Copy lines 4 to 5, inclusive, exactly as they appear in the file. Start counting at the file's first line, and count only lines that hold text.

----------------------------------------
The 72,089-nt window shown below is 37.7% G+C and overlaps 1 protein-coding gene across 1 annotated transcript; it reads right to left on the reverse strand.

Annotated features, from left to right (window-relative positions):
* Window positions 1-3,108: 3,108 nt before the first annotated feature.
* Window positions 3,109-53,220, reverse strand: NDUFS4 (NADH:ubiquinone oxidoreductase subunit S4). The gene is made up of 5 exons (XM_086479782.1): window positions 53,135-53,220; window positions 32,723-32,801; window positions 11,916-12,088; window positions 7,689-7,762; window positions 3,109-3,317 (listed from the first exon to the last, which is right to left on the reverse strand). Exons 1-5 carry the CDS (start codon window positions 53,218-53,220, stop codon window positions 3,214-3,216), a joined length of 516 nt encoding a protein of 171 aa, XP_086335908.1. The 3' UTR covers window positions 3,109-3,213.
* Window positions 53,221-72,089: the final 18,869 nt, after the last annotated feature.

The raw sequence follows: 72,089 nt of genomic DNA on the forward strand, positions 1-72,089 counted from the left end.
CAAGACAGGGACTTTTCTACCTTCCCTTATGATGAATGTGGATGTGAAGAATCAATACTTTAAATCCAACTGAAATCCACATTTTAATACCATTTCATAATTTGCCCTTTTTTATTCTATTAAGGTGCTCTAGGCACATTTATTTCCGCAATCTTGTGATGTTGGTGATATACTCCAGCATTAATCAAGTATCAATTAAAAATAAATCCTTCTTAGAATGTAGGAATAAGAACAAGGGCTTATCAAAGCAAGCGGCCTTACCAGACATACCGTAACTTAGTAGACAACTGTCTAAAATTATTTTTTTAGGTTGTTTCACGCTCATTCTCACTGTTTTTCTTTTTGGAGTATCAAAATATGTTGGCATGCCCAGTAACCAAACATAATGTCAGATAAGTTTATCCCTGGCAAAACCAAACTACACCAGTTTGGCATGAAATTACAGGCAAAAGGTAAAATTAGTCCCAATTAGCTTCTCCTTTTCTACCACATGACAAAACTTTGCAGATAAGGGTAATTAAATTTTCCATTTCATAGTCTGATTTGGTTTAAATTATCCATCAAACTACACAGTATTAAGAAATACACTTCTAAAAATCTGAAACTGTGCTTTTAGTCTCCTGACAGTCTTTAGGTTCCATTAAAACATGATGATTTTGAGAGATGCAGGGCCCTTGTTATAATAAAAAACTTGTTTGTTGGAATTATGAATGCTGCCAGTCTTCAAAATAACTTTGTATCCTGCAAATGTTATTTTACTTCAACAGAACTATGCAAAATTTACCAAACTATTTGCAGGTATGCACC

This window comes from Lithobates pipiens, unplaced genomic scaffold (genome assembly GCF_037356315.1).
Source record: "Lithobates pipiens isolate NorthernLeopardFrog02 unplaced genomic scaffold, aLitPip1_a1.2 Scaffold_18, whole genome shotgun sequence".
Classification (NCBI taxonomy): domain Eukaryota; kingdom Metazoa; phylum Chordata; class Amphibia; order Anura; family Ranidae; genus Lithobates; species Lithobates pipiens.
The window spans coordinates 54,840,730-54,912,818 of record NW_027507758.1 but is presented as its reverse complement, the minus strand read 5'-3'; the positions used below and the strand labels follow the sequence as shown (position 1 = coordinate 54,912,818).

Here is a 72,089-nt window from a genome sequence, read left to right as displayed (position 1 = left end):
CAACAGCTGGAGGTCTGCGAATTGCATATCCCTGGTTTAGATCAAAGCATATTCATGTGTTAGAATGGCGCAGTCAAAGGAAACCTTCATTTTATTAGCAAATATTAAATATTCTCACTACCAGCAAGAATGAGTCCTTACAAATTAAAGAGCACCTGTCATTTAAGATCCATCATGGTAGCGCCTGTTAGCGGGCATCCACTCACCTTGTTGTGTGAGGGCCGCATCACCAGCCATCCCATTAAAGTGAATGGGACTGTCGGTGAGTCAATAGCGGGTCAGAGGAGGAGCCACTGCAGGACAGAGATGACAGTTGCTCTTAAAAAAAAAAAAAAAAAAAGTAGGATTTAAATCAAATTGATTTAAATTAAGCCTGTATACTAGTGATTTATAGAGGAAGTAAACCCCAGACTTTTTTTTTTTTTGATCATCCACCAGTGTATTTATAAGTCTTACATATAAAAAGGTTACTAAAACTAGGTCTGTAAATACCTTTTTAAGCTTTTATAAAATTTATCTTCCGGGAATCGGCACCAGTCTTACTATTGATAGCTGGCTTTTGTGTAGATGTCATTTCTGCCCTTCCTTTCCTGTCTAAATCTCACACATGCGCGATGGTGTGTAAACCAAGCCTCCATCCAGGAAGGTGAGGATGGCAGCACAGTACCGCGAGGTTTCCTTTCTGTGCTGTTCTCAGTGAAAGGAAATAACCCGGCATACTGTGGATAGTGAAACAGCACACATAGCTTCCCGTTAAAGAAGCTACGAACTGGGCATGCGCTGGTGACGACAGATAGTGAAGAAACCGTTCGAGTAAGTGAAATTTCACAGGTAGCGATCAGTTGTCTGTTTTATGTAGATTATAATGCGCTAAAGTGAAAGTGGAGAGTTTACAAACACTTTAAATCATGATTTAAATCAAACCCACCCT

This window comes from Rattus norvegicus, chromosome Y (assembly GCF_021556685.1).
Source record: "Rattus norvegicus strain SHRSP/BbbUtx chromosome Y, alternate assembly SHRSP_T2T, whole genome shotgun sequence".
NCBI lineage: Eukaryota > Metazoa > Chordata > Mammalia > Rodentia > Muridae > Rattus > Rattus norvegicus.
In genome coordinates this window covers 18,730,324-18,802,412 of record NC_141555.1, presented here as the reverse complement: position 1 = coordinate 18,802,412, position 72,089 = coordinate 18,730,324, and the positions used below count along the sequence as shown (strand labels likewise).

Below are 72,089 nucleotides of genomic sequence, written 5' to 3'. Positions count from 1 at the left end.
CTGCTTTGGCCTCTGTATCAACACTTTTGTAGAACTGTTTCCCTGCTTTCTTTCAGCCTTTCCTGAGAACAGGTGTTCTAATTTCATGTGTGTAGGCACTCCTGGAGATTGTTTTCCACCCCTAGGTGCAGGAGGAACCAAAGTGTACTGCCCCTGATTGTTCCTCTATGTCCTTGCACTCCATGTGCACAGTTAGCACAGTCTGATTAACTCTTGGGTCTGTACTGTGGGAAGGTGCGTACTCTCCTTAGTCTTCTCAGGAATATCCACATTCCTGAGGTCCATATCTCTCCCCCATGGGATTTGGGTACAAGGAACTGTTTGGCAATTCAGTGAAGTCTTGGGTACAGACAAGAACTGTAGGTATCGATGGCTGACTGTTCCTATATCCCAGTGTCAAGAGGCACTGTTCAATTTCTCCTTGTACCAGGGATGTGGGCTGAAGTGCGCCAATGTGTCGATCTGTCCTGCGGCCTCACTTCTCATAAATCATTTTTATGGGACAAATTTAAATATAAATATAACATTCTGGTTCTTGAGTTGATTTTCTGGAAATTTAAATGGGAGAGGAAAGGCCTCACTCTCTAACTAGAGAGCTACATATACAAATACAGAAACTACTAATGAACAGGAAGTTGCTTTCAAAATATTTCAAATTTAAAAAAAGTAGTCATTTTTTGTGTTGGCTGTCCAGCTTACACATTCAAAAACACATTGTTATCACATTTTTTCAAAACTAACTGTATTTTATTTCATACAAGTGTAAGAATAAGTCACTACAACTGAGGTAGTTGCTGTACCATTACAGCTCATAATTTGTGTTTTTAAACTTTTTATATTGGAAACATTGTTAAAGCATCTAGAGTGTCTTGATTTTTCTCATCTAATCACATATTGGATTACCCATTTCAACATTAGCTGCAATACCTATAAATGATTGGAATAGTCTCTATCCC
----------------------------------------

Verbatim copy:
* Window positions 3,109-53,220, reverse strand: NDUFS4 (NADH:ubiquinone oxidoreductase subunit S4). The gene is made up of 5 exons (XM_086479782.1): window positions 53,135-53,220; window positions 32,723-32,801; window positions 11,916-12,088; window positions 7,689-7,762; window positions 3,109-3,317 (listed from the first exon to the last, which is right to left on the reverse strand). Exons 1-5 carry the CDS (start codon window positions 53,218-53,220, stop codon window positions 3,214-3,216), a joined length of 516 nt encoding a protein of 171 aa, XP_086335908.1. The 3' UTR covers window positions 3,109-3,213.
* Window positions 53,221-72,089: the final 18,869 nt, after the last annotated feature.